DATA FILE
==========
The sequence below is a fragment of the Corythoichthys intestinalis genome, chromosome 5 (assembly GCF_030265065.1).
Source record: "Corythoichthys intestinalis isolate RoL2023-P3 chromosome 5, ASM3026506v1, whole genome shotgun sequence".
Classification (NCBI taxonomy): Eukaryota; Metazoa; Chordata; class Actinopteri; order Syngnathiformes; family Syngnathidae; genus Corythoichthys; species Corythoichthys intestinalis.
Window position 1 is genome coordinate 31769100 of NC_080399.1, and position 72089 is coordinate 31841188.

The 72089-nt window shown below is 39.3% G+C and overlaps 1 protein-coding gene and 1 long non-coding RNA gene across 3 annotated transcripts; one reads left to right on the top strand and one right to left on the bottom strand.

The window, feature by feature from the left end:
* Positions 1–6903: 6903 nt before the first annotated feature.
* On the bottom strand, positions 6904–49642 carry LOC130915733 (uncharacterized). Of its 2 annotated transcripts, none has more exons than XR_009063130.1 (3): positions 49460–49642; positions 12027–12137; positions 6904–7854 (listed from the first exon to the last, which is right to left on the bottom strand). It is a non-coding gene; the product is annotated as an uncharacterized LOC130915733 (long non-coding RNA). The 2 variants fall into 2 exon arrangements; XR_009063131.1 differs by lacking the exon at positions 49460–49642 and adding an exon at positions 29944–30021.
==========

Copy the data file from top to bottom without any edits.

The sequence below is a fragment of the Corythoichthys intestinalis genome, chromosome 5 (assembly GCF_030265065.1).
Source record: "Corythoichthys intestinalis isolate RoL2023-P3 chromosome 5, ASM3026506v1, whole genome shotgun sequence".
Classification (NCBI taxonomy): Eukaryota; Metazoa; Chordata; class Actinopteri; order Syngnathiformes; family Syngnathidae; genus Corythoichthys; species Corythoichthys intestinalis.
Window position 1 is genome coordinate 31769100 of NC_080399.1, and position 72089 is coordinate 31841188.

The 72089-nt window shown below is 39.3% G+C and overlaps 1 protein-coding gene and 1 long non-coding RNA gene across 3 annotated transcripts; one reads left to right on the top strand and one right to left on the bottom strand.

The window, feature by feature from the left end:
* Positions 1–6903: 6903 nt before the first annotated feature.
* On the bottom strand, positions 6904–49642 carry LOC130915733 (uncharacterized). Of its 2 annotated transcripts, none has more exons than XR_009063130.1 (3): positions 49460–49642; positions 12027–12137; positions 6904–7854 (listed from the first exon to the last, which is right to left on the bottom strand). It is a non-coding gene; the product is annotated as an uncharacterized LOC130915733 (long non-coding RNA). The 2 variants fall into 2 exon arrangements; XR_009063131.1 differs by lacking the exon at positions 49460–49642 and adding an exon at positions 29944–30021.